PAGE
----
It was hard not to joke yesterday that the New Orleans Saints made their first “big splash” into 2016 NFL Free Agency by signing of all things — a kicker???
Yes, the the team took their first toe dip into the free agency pool with the signing of former Louisiana Tech, Jacksonville Jaguars and Pittsburgh Steelers kicker Josh Scobee on a one-year deal.
While not flashy, the Saints needed some bodies at kicker and according to Spotrac.com it won’t set the team back too much with the one-year, $985,000 deal and a salary cap hit of $600,000.
OverTheCap.com is showing that the Saints currently have $10,413,597 in salary cap space and that is before they have factored in the Scobee deal, so the club should have a shade under $9 million to work with leading up to March 9th when free agency will begin.
Of course, the much talked about extension for quarterback Drew Brees that will free up what is speculated to be around $10 million has yet to materialize; and looks less likely to be done before the clock starts in a few days.
Feb 2, 2016; San Francisco, CA, USA; New Orleans Saints quarterback Drew Brees during the Microsoft future of football press conference at Moscone Center in advance of Super Bowl 50 between the Carolina Panthers and the Denver Broncos. Mandatory Credit: Jerry Lai-USA TODAY Sports
The Saints could do a few more restructures to other contracts to free up some more money, but don’t hold your breath on that too long.
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Even if they did have some major spending cash, the Saints have a tricky road to travel into a free agency “minefield” that will blow up in their face with the slightest misstep.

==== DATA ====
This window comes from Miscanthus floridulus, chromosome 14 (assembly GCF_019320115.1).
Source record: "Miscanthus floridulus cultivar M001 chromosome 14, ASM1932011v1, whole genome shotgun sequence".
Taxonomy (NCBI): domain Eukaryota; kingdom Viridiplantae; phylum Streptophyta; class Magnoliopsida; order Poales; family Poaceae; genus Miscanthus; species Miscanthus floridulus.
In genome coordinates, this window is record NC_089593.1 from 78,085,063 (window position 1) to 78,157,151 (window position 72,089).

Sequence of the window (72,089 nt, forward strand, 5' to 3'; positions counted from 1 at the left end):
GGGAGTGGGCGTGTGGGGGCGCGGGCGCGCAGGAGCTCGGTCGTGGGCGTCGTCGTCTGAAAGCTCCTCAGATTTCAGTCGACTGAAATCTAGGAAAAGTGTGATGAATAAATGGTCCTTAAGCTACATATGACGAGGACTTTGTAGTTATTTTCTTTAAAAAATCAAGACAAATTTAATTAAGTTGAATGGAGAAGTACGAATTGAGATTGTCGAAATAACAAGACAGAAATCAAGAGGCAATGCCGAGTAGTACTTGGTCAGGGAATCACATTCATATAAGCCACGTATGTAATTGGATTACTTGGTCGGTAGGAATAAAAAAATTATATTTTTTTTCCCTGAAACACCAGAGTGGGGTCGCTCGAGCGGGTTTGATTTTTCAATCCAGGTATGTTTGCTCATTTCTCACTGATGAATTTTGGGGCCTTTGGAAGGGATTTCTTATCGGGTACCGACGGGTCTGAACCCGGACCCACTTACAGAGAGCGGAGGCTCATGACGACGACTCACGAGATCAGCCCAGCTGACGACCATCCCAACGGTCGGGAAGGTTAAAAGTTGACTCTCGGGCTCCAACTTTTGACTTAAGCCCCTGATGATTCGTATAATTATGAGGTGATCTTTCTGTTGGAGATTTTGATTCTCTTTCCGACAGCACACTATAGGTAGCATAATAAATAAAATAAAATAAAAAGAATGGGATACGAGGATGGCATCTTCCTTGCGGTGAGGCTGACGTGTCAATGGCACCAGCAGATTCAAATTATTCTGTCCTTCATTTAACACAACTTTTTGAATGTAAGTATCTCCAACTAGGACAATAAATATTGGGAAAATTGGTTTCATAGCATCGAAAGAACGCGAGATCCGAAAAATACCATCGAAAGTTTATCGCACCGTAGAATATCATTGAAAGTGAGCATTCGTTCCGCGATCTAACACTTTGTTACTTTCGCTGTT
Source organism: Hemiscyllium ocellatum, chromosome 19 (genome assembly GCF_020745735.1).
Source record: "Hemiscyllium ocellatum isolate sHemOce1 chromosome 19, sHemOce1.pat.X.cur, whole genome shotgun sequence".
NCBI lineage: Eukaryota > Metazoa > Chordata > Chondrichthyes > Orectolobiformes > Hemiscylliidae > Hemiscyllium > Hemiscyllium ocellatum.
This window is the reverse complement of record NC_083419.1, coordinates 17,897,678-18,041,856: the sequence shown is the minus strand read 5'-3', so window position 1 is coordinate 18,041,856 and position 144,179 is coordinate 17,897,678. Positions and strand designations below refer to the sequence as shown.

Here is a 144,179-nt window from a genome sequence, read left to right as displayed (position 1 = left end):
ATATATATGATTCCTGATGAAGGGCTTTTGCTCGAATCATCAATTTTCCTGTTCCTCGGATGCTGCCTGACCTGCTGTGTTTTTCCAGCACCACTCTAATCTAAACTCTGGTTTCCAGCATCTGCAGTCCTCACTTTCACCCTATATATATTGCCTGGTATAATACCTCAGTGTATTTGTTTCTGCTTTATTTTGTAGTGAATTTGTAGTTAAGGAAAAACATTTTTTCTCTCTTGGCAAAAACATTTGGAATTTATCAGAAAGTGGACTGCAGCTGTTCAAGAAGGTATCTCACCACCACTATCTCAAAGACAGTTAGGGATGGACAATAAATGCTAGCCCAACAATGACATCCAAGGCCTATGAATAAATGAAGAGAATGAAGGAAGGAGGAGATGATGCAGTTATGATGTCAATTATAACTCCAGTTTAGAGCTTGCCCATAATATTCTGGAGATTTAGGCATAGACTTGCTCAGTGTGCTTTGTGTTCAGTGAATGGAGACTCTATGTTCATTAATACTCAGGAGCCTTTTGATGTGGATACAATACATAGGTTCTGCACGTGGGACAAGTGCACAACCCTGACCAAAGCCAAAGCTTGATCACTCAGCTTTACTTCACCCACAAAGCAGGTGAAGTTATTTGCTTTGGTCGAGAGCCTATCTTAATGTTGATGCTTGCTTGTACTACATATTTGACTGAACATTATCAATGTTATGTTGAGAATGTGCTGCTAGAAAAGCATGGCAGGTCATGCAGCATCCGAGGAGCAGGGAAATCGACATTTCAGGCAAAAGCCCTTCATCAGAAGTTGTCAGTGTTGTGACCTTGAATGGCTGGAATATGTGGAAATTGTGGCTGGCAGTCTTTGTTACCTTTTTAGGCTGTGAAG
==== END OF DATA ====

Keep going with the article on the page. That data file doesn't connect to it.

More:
Technically they shouldn’t have any leg to stand on from the one’s they’ve planted their foot on in the past few years with cornerback Brandon Browner being one of the latest blunders and hopefully served them with a wakeup call.
Browner, by the way, is still technically with the team although it’s widely reported and acknowledged that he’ll be released which will free up some more cap space, but also heap on some more of that good old dead money that the team actually ranks number one in right now. (Yay, we’re number one!!!!!!)
Yeah, at giving out horrible contracts to players that don’t fit, quit, are hurt for more time on their contract than healthy, or sling a belt like a bull whip that would make Indiana Jones envious.
The Saints absolutely can not afford to push the salary cap credit card anymore, especially with a 2016 free agency class that could offer either a huge piece of the puzzle for a bargain or hole in dam that will leak more money.